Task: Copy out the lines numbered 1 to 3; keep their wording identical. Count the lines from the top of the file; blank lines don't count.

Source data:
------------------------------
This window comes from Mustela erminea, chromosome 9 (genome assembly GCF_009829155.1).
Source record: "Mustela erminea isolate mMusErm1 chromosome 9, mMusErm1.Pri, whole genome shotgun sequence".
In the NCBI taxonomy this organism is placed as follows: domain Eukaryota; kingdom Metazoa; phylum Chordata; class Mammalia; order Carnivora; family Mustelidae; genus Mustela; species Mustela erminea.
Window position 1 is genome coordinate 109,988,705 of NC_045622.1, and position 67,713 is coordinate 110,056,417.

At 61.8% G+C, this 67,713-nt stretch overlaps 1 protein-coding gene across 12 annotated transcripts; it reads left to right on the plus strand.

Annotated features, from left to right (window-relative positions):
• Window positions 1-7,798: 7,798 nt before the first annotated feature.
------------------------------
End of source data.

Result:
This window comes from Mustela erminea, chromosome 9 (genome assembly GCF_009829155.1).
Source record: "Mustela erminea isolate mMusErm1 chromosome 9, mMusErm1.Pri, whole genome shotgun sequence".
In the NCBI taxonomy this organism is placed as follows: domain Eukaryota; kingdom Metazoa; phylum Chordata; class Mammalia; order Carnivora; family Mustelidae; genus Mustela; species Mustela erminea.